FORT SCOTT, Kan. - State House District 4, Representative Shirley Palmer of Fort Scott, announced her campaign for re-election. Palmer, first elected in 2006, represents all of Linn County and most of Bourbon County. This election cycle, she is running unopposed in the August 3 Primary, but will face two candidates from Linn County running on the Republican ticket. Renee Slinkard of Parker, a local Tea Party organizer, and Caryn Tyson of Parker is the GOP second district chairperson.
Shirley Palmer

"It has been an honor to serve the people of the 4th House District," Palmer said. "I have deeply appreciated the opportunity to work across party lines to find practical and efficient ways to solve problems. I have made every effort to vote according to the values of our district, keep my constituents informed, and help those in need."

Palmer serves on the House Committees on Commerce and Labor, Veteran's, Military, Homeland Security, Higher Education, Agriculture and Natural Resources, Transportation, Education, Rules and Regulations as well as the Commission for the Aging. Throughout her four years of service, Palmer has maintained near perfect attendance both in committee and on the House floor.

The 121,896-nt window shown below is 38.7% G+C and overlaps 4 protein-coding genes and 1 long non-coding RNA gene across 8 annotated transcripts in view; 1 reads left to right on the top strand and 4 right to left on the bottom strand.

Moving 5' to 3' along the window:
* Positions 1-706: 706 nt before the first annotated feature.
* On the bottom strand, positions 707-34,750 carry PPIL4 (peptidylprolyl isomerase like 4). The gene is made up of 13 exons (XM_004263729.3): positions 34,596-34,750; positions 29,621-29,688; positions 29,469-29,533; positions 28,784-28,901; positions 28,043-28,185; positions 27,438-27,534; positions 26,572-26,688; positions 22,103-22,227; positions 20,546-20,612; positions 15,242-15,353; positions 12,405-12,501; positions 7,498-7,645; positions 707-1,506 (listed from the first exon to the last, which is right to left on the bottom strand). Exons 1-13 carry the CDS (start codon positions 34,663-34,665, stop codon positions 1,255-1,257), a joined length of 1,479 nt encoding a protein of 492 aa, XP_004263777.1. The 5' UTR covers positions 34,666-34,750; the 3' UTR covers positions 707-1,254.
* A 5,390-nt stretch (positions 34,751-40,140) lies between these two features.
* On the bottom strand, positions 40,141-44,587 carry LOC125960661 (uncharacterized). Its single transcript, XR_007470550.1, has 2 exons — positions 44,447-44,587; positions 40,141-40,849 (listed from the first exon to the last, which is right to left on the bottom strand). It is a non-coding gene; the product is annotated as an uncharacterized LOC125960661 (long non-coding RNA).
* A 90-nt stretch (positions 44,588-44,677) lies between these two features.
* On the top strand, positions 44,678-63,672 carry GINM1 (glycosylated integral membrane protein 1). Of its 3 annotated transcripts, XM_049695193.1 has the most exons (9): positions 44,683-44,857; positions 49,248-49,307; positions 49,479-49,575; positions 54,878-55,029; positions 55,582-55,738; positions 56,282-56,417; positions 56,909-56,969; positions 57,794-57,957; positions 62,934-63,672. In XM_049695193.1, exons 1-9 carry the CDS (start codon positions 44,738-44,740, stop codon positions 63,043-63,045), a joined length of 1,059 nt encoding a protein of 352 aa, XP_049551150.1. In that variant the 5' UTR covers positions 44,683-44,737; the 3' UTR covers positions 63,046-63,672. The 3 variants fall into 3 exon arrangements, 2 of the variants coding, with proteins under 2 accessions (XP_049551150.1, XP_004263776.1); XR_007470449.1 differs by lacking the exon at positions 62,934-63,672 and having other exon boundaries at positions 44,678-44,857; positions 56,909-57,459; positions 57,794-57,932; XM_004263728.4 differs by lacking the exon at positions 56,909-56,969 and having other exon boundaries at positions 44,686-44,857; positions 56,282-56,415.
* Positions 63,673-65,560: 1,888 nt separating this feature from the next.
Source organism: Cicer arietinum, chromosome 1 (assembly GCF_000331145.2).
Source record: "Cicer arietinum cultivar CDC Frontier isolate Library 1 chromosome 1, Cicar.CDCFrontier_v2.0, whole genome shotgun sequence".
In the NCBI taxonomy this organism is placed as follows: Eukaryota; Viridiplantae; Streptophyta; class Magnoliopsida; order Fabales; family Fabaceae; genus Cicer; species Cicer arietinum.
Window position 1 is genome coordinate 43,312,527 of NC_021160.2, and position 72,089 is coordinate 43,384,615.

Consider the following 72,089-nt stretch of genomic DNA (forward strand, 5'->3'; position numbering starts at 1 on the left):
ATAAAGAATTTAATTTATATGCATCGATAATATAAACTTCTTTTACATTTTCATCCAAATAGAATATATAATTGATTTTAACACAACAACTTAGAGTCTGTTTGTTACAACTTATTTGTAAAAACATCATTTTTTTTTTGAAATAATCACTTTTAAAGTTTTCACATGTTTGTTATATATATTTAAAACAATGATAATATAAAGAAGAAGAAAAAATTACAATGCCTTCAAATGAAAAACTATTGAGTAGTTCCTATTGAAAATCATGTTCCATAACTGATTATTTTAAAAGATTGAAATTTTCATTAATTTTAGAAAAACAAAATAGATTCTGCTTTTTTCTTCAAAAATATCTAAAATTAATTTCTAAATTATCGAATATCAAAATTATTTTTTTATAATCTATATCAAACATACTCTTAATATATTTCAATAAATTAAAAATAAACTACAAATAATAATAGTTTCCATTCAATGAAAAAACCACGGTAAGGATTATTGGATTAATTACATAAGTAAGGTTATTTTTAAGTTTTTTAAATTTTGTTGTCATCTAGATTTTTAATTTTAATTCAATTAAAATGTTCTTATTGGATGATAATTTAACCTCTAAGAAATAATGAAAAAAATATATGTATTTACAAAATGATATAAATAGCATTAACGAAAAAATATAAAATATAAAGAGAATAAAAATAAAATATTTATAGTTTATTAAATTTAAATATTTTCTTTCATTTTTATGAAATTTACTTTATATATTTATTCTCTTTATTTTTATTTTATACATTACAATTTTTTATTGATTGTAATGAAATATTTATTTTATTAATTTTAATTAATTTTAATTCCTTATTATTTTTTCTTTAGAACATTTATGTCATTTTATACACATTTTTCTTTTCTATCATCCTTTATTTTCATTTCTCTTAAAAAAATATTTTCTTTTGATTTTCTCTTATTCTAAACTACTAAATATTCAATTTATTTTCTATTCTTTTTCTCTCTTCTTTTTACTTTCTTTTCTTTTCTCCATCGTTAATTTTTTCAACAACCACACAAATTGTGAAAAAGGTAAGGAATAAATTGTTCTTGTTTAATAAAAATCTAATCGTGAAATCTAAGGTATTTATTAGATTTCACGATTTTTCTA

GREAT BEND, Kan. - State Senator Jean Kurtis Schodorf comes from a Kansas homesteader family, has served on the Wichita School Board, and has even been a State Senator for three terms. But her two main opponents in the Republican primary in Kansas 4th Congressional District, Wink Hartman and Mike Pompeo, seem to have more money to get their message out.